While participating at an event for the 92nd Street Y in New York City on Wednesday, Murray, 68, called his Tootsie costar a “really decent person,” according to the Associated Press.
“Dustin Hoffman is a great man,” Murray added, before using some choice adjectives to describe Hoffman’s behavior. “He’s crazy, a ‘Borscht Belt’ flirt, has been his whole life. [But] he’s a really sweet man.”
During the event, Murray was interviewing a former agent of both his and Hoffman’s, Michael Ovitz, who recently published his memoir, Who Is Michael Ovitz?.
Last year, six women came forward to accuse Hoffman, 81, of sexual misconduct.
Anna Graham Hunter, the first to go on the record about Hoffman’s alleged abuse in a column for The Hollywood Reporter, claimed that at the age of 17, while interning as a production assistant for the 1985 Death of a Salesman TV film, the actor behaved in an “openly flirtatious” manner with her.
“One morning I went to his dressing room to take his breakfast order; he looked at me and grinned, taking his time. Then he said, ‘I’ll have a hard-boiled egg … and a soft-boiled clitoris,’” Hunter recalled. “His entourage burst out laughing. I left, speechless. Then I went to the bathroom and cried.”
In response to the story, Hoffman told THR, “I have the utmost respect for women and feel terrible that anything I might have done could have put her in an uncomfortable situation. I am sorry. It is not reflective of who I am.”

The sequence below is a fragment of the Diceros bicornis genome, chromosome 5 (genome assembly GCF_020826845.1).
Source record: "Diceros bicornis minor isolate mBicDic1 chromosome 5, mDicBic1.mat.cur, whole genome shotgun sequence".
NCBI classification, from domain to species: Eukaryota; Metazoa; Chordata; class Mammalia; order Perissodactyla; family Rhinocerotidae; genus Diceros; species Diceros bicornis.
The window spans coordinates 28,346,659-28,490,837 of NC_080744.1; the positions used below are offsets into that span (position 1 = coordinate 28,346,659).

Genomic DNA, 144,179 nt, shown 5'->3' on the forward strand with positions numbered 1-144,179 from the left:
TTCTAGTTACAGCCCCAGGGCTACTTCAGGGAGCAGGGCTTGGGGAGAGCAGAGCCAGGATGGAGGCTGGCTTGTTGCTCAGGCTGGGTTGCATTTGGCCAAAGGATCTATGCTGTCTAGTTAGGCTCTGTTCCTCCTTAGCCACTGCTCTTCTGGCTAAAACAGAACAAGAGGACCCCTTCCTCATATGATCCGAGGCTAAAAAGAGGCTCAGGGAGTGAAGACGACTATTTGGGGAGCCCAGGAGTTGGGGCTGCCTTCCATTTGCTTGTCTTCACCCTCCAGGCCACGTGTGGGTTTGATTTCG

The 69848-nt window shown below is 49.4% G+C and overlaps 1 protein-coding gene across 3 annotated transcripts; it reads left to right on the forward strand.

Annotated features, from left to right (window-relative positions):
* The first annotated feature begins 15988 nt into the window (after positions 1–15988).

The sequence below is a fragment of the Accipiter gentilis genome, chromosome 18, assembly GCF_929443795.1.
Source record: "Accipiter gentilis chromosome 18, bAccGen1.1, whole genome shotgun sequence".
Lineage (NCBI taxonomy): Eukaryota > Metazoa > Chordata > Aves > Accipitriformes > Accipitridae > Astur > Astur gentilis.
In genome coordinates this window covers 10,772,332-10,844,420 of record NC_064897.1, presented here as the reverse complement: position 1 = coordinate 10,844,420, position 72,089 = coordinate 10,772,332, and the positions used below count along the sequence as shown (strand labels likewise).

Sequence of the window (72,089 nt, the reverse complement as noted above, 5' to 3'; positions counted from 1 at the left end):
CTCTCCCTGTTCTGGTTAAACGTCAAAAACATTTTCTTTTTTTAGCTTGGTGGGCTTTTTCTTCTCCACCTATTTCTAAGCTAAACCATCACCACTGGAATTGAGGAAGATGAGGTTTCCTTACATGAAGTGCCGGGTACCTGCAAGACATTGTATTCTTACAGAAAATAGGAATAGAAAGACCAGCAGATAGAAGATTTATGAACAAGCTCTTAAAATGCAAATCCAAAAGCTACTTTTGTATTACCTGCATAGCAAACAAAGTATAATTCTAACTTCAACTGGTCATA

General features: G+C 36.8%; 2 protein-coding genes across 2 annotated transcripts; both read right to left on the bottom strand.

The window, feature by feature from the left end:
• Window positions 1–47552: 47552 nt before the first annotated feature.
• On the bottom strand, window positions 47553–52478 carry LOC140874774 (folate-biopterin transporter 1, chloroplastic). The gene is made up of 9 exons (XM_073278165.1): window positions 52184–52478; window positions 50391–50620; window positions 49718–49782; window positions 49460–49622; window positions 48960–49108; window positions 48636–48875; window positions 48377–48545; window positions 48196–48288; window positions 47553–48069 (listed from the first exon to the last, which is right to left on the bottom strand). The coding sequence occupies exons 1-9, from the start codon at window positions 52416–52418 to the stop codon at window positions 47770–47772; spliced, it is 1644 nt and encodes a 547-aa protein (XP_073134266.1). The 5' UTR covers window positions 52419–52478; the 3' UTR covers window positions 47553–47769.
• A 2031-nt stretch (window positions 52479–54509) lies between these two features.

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In December of last year, Hoffman himself was forced to answer questions about the allegations, during an event held at the same location, which was hosted and moderated by television host John Oliver.
“This is something we’re going to have to talk about because… it’s hanging in the air,” Oliver told Hoffman, according to the Washington Post.
“It’s hanging in the air?” the actor replied. “From a few things you’ve read you’ve made an incredible assumption about me.”
Their exchange went on to become more heated when the Last Week Tonight host addressed a statement the actor had publicly made, apologizing for his behavior to Hunter — specifically Hoffman’s claim that the alleged incident is “not reflective of who I am.”
“It’s that kind of response to this stuff that pisses me off,” Oliver said. “It is reflective of who you were. If it happened and you’ve given no evidence to show it didn’t happen. Then there was a period of time for a while when you were creeping around women. It feels like a cop-out to say, ‘well, this isn’t me.’ Do you understand how that feels like a dismissal?”
In response, Hoffman remarked, “It’s difficult to answer that question. You weren’t there.”
“I’m glad,” Oliver replied.